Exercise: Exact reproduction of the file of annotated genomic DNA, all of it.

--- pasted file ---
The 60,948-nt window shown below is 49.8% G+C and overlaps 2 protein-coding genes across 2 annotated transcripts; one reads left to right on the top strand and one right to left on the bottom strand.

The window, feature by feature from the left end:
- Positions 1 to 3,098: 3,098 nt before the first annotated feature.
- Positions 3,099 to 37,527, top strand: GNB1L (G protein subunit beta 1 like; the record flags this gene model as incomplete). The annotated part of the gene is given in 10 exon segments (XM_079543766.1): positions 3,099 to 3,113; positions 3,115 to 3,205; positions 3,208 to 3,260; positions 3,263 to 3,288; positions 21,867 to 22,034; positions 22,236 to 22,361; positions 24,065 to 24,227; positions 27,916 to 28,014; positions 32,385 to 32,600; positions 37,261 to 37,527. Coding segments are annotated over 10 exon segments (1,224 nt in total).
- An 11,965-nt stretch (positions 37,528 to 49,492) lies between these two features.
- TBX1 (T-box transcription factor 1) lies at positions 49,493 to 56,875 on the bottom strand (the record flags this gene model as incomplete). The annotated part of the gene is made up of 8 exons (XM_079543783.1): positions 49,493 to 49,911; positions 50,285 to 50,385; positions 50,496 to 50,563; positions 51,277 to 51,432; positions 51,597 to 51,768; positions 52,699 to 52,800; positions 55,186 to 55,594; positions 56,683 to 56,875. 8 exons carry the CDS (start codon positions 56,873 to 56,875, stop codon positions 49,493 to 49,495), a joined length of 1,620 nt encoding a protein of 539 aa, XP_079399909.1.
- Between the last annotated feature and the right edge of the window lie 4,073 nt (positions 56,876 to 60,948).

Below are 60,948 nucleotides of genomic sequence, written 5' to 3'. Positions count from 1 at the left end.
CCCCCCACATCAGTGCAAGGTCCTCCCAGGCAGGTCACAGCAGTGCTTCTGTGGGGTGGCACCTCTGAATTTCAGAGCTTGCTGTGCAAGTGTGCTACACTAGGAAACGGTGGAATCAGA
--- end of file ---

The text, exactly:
The 60,948-nt window shown below is 49.8% G+C and overlaps 2 protein-coding genes across 2 annotated transcripts; one reads left to right on the top strand and one right to left on the bottom strand.

The window, feature by feature from the left end:
- Positions 1 to 3,098: 3,098 nt before the first annotated feature.
- Positions 3,099 to 37,527, top strand: GNB1L (G protein subunit beta 1 like; the record flags this gene model as incomplete). The annotated part of the gene is given in 10 exon segments (XM_079543766.1): positions 3,099 to 3,113; positions 3,115 to 3,205; positions 3,208 to 3,260; positions 3,263 to 3,288; positions 21,867 to 22,034; positions 22,236 to 22,361; positions 24,065 to 24,227; positions 27,916 to 28,014; positions 32,385 to 32,600; positions 37,261 to 37,527. Coding segments are annotated over 10 exon segments (1,224 nt in total).
- An 11,965-nt stretch (positions 37,528 to 49,492) lies between these two features.
- TBX1 (T-box transcription factor 1) lies at positions 49,493 to 56,875 on the bottom strand (the record flags this gene model as incomplete). The annotated part of the gene is made up of 8 exons (XM_079543783.1): positions 49,493 to 49,911; positions 50,285 to 50,385; positions 50,496 to 50,563; positions 51,277 to 51,432; positions 51,597 to 51,768; positions 52,699 to 52,800; positions 55,186 to 55,594; positions 56,683 to 56,875. 8 exons carry the CDS (start codon positions 56,873 to 56,875, stop codon positions 49,493 to 49,495), a joined length of 1,620 nt encoding a protein of 539 aa, XP_079399909.1.
- Between the last annotated feature and the right edge of the window lie 4,073 nt (positions 56,876 to 60,948).

Below are 60,948 nucleotides of genomic sequence, written 5' to 3'. Positions count from 1 at the left end.
CCCCCCACATCAGTGCAAGGTCCTCCCAGGCAGGTCACAGCAGTGCTTCTGTGGGGTGGCACCTCTGAATTTCAGAGCTTGCTGTGCAAGTGTGCTACACTAGGAAACGGTGGAATCAGA